19 Jul 2019
One of AJW Group’s four key business objectives is ‘to enable and support our people to make a difference through collaboration, accountability and trust’.
To support this objective, equal and fair treatment of all employees across the globe is paramount and we are committed to ongoing investment in diversity and inclusion activity. Yet, no single MRO company is immune to the wider issues currently facing the aviation industry, as explosive growth — particularly in Asia — drives demand for thousands of new, highly-skilled, and in many cases multi-lingual and commercially-minded, engineers, technicians, MRO specialists and executives. This demand cannot be met by one-half of the workforce alone, necessitating companies across the globe to commit to encouraging and enabling more women to enter the industry; improving the retention levels of female employees; and increasing the number of women in key leadership roles.
A key issue for aerospace and related industries is the low proportion of women gaining STEM qualifications. Statistics from 2018 from WISE (Women into Science and Engineering) showed that in the UK, 8,384 girls studied physics at A-Level compared to 29,422 boys; 1,211 girls studied computing A-Level compared to 9,075 boys; and 38,357 girls studied maths A-Level compared to 59,270 boys. In Singapore, statistics from the Ministry of Education show that women account for just 25-35 percent of the total intake for engineering and computing degrees. As a result, the global STEM workforce is dominated by men, with women accounting for less than 25 percent.
At AJW Group, we are seeking to inspire students from an early age to pursue a career in aerospace by working closely with schools, colleges, universities and families across the globe — from the Weald Community School and Sixth Form in Sussex, to the École Nationale d’aérotechnique in Montreal. We are further removing the need for prior aviation experience from a number of our job descriptions, to encourage more women to enter the industry.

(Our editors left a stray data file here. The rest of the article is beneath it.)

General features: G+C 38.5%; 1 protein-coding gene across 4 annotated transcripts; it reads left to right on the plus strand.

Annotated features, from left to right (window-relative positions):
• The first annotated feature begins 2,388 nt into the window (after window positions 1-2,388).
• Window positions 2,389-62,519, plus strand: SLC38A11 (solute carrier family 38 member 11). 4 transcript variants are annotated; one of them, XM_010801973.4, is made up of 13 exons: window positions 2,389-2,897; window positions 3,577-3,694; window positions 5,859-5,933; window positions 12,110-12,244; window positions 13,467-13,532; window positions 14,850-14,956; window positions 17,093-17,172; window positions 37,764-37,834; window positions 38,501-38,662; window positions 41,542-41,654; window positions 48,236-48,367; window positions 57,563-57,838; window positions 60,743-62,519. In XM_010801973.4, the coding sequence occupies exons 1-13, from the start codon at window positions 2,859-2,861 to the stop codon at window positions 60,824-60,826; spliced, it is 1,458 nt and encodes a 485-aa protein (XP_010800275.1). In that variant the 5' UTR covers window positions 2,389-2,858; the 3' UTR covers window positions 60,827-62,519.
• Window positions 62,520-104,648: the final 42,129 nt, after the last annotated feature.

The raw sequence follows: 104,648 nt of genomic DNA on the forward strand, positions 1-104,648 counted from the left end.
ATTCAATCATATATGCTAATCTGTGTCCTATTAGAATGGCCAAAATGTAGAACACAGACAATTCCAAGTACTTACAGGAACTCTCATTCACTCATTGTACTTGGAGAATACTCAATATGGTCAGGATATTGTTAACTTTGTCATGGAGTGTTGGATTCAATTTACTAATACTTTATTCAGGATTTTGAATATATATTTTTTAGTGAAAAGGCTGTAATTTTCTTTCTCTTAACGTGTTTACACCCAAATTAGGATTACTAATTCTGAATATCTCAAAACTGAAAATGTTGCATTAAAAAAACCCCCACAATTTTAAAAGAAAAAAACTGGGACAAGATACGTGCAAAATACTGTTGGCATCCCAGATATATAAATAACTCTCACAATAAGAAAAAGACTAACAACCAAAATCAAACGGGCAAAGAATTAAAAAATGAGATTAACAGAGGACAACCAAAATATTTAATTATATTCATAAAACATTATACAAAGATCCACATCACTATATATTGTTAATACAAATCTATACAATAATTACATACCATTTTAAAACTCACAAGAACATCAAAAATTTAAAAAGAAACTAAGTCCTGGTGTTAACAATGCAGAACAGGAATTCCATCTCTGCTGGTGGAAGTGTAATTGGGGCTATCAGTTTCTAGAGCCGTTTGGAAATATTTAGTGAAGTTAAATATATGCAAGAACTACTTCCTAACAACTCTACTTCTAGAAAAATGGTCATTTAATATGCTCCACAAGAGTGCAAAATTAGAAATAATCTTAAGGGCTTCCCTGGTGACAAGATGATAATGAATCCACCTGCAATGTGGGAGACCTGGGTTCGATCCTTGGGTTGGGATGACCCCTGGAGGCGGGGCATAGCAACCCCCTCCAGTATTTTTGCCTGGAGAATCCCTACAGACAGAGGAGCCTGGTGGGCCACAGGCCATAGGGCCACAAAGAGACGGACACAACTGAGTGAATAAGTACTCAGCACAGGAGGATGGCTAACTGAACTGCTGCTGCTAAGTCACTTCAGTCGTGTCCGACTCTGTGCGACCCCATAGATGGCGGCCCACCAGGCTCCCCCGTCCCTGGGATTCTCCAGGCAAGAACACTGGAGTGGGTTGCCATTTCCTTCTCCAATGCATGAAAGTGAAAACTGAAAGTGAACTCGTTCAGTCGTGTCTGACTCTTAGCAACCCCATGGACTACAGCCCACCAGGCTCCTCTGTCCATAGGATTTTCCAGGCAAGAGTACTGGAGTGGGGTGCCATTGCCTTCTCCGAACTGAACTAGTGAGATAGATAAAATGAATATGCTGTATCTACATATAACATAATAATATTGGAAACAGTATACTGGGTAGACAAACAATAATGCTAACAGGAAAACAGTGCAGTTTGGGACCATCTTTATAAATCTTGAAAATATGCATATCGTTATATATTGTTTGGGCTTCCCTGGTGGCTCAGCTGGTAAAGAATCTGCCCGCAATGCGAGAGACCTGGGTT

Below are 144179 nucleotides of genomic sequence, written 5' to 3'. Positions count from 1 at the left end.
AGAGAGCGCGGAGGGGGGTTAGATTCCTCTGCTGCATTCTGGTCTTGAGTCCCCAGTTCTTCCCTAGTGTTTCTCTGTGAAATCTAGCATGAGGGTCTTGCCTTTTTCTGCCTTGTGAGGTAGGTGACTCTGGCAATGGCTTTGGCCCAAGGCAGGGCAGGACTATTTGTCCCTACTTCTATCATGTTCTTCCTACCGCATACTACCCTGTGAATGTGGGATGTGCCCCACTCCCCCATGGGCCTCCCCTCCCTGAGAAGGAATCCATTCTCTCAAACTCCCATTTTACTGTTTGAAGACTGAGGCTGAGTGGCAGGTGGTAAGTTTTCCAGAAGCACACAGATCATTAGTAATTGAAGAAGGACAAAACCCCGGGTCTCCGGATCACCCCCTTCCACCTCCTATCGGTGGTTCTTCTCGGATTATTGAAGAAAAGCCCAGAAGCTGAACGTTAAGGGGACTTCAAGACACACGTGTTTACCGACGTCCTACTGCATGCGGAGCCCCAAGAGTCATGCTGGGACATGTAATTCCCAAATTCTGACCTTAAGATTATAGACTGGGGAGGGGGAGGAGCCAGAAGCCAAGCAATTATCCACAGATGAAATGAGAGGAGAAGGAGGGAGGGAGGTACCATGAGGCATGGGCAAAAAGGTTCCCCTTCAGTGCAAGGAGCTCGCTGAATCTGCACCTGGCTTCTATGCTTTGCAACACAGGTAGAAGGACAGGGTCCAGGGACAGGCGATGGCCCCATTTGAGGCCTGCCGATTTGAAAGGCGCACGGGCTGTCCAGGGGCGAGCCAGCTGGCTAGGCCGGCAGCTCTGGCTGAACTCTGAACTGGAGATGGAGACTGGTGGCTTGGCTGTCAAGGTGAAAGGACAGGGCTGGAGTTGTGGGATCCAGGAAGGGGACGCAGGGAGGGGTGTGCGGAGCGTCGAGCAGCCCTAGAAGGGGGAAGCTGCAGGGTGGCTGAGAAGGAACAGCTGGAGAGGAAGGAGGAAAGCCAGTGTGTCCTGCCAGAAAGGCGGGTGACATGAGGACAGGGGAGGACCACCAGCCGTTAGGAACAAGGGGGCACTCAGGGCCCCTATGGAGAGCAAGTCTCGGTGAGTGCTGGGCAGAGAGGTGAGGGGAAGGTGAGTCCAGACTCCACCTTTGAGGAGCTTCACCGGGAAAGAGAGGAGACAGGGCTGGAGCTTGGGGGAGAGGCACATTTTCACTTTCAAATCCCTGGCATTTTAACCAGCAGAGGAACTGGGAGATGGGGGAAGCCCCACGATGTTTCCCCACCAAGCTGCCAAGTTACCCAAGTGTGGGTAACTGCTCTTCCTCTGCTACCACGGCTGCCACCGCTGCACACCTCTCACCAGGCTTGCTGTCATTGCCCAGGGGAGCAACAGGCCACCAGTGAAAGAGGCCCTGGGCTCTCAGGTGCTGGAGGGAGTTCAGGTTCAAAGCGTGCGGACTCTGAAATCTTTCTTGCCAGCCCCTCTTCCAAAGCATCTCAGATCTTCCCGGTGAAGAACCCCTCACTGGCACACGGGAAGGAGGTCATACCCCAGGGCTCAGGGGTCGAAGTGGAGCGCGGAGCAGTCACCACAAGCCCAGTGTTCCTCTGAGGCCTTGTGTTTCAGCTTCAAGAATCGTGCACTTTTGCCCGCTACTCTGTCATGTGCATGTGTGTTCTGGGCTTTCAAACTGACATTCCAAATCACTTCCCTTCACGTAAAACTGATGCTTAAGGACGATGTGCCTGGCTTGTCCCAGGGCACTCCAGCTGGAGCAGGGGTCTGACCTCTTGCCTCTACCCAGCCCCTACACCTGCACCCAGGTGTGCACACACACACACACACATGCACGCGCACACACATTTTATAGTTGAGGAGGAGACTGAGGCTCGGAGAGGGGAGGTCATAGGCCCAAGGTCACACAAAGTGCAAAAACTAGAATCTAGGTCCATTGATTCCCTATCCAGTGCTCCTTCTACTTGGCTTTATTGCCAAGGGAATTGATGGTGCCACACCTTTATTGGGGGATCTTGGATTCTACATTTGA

There are signs of positive change; WISE predicts that 1 million women in the UK will be employed in core STEM occupations by 2020. However, the number of women occupying senior positions, especially in the aviation industry, remains low. A 2017 survey by Airline Business revealed that only 3 percent of airline CEOs globally are women, compared to 7 percent in the FTSE 100 at the time of the study.
Our focus at AJW is on identifying potential at an early stage, and ensuring talented employees of either sex are provided with every opportunity to develop their skillsets and progress to senior leadership positions. A key part of this is our company-wide flexible working policy, that is adapted to fit the needs of individuals. I myself have worked four days a week since joining AJW two years ago, and was promoted to director of people and development within six months.
Above all, it is important to recognise that there is always more we can do, as individuals, as a company and an industry. AJW is currently in the process of implementing unconscious bias training as part of our induction programme for all new employees, as well as for all existing staff. We are also supporting a number of employees at our headquarters in Slinfold, Sussex to launch an employee-led mentoring and networking programme for women across the company. Our maintenance and repair facility in Montreal, AJW Technique, has long been an active member of Women in Aerospace Canada, and this year AJW Group became the 100th signatory of the Women in Aviation and Aerospace Charter, a commitment by the UK’s aviation and aerospace sectors to build a more balanced and fair industry for women.
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